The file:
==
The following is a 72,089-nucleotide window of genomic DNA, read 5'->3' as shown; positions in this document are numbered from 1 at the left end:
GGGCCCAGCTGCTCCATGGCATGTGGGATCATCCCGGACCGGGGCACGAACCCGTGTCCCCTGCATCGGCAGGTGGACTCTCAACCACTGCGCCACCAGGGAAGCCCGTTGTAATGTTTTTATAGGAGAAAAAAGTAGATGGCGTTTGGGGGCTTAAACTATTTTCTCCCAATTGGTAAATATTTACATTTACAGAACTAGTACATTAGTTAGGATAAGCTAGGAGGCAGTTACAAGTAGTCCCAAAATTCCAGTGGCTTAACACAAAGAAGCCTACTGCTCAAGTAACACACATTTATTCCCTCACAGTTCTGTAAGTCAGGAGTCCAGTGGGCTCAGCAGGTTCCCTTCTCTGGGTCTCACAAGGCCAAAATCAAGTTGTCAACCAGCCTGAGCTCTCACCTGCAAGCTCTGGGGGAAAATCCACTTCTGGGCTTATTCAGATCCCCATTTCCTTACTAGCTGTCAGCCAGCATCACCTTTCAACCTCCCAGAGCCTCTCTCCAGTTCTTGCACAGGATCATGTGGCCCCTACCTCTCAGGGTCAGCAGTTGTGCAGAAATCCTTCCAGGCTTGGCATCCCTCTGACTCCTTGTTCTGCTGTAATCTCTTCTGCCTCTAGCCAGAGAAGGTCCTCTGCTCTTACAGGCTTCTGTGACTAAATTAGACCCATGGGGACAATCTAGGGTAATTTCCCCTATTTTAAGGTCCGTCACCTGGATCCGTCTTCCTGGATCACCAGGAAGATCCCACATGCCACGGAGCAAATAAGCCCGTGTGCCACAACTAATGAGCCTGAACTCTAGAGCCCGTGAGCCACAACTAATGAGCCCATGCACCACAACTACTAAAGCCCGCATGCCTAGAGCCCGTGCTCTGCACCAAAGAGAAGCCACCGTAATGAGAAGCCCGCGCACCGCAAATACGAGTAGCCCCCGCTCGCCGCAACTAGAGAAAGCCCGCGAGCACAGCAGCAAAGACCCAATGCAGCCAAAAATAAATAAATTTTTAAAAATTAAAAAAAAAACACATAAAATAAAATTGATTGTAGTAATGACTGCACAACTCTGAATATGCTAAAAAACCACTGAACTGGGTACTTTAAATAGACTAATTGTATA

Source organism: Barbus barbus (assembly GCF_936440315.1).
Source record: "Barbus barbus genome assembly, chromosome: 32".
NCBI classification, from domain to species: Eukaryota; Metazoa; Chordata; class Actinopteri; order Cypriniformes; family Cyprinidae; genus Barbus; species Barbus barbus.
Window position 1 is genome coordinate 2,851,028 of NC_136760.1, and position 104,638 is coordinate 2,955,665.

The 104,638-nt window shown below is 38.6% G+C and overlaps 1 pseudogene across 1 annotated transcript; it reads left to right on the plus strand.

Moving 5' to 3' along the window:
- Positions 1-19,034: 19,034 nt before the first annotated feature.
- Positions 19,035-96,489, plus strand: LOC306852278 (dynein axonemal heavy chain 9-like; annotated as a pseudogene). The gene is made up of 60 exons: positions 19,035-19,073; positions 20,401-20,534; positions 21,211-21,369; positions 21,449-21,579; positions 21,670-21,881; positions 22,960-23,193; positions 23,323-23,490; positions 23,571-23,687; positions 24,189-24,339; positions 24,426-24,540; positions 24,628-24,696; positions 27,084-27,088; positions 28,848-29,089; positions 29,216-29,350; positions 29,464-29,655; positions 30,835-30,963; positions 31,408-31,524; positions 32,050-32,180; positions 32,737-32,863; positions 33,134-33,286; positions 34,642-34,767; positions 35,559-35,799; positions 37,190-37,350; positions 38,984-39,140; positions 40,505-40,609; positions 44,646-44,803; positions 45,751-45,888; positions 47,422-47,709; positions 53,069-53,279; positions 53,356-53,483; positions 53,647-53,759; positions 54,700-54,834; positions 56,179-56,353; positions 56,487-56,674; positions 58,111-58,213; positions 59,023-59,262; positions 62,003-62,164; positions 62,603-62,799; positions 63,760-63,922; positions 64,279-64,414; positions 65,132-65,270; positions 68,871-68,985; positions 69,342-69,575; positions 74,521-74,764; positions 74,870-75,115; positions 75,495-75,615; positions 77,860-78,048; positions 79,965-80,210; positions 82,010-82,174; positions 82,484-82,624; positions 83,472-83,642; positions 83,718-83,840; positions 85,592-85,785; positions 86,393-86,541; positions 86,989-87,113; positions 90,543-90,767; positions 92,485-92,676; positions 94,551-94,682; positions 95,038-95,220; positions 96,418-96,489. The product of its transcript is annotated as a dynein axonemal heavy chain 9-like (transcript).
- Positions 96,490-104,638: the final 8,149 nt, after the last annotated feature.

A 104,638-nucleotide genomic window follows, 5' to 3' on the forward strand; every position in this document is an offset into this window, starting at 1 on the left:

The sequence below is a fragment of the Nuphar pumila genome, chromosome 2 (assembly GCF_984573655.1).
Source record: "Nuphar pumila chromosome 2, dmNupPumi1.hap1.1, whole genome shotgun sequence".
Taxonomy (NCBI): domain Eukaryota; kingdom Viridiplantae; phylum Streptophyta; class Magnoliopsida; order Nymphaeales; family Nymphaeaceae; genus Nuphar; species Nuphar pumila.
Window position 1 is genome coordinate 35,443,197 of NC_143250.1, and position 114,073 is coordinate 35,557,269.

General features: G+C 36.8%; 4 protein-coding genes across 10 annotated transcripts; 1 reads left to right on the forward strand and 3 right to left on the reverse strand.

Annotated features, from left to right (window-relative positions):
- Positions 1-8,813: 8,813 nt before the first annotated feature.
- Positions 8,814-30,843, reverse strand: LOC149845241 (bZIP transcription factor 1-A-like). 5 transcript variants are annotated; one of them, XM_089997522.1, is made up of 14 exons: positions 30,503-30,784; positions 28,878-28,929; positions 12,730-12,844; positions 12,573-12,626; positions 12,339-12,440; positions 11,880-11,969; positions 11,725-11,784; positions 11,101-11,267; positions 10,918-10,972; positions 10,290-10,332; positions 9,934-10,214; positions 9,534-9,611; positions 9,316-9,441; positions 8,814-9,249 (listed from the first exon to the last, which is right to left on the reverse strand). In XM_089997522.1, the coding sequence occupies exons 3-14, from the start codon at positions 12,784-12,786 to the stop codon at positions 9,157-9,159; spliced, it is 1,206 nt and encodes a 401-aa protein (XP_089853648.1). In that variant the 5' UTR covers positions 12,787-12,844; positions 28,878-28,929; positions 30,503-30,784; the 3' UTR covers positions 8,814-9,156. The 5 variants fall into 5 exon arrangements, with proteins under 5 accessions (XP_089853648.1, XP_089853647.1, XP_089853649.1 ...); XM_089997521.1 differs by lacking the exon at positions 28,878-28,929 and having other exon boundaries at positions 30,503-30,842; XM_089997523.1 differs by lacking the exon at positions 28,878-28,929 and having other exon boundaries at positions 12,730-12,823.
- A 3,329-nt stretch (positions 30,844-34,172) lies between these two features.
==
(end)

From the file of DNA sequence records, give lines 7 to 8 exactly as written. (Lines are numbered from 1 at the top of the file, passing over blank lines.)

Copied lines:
The 104,638-nt window shown below is 38.6% G+C and overlaps 1 pseudogene across 1 annotated transcript; it reads left to right on the plus strand.

Moving 5' to 3' along the window: